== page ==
Expanding Access to Buprenorphine
To fully take advantage of the federal changes, some states are reexamining their own statutes regulating buprenorphine prescribing.
Prior authorization, sometimes called prior approval, is a requirement in which physicians and other health care providers must obtain authorization from a health plan before they can deliver a specific service, such as a buprenorphine prescription. One study in the Journal of the American Medical Association reported that removal of prior authorization for buprenorphine was associated with increased medication use and improved health outcomes.
Several states have exempted buprenorphine from prior authorization requirements. Wisconsin prohibits its health services department from requiring prior authorization and other limitations on prescribing and dispensing of buprenorphine. New York requires that health insurers providing medical, major medical or similar comprehensive large-group coverage provide coverage for MAT and prohibits prior authorization for an initial or renewal prescription for all buprenorphine products. Arkansas prohibits prior authorization for a patient to obtain coverage of buprenorphine, naloxone, naltrexone and methadone for the treatment or detoxification of opioid and alcohol use disorders.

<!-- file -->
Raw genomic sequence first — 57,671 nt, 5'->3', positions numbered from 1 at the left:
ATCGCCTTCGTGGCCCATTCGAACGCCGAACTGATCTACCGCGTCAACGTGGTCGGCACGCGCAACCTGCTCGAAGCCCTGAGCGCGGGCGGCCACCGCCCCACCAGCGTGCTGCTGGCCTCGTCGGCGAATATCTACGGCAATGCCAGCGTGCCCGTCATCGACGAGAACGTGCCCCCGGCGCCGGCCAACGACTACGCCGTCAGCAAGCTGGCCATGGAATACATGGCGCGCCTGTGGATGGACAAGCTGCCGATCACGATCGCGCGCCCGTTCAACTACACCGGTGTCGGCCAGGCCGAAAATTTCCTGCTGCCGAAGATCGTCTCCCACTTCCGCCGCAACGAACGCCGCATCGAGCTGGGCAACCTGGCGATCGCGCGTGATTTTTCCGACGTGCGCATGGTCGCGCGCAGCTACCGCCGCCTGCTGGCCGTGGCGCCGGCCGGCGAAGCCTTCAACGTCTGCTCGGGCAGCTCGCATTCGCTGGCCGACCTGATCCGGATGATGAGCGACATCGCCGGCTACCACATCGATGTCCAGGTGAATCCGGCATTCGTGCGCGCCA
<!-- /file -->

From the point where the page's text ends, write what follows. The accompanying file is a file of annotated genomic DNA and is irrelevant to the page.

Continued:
States are also reviewing their own registration and training requirements that exceed the federal regulations. The new federal law does not supersede laws in some states that require buprenorphine providers to register with the state or that impose training requirements on providers that are stricter than the previous federal requirements. Some states are expanding prescribing authority to nurse practitioners or physician assistants.
Oklahoma exempts providers of buprenorphine and other OUD medications from requirements to register as narcotic prescribers with the state Bureau of Narcotics and Dangerous Drugs Control. Arizona expanded the scope of practice of clinical nurse specialists to include the prescribing of medications for OUD. Delaware delegated to the state Behavioral Health Consortium the responsibility of issuing legislative and regulatory recommendations to increase access to buprenorphine prescribers.